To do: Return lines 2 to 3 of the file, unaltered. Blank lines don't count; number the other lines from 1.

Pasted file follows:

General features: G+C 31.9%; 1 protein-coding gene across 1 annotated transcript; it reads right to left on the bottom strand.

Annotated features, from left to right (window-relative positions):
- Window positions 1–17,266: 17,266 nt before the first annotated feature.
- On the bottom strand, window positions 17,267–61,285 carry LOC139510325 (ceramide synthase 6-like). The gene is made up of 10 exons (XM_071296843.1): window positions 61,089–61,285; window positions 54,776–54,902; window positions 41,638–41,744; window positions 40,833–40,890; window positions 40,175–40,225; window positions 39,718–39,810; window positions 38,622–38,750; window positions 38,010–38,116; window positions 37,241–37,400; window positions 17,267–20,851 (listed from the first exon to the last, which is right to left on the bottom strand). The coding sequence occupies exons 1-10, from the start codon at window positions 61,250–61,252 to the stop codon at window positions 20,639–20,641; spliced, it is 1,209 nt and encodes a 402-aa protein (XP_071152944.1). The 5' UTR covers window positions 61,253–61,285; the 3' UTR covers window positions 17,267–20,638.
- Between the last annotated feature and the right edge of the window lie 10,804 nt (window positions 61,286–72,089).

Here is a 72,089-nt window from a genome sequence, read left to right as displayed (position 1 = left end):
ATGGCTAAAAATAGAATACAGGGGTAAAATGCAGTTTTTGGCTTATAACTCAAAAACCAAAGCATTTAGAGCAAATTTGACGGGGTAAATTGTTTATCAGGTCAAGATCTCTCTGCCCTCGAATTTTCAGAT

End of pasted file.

Annotated features, from left to right (window-relative positions):
- Window positions 1–17,266: 17,266 nt before the first annotated feature.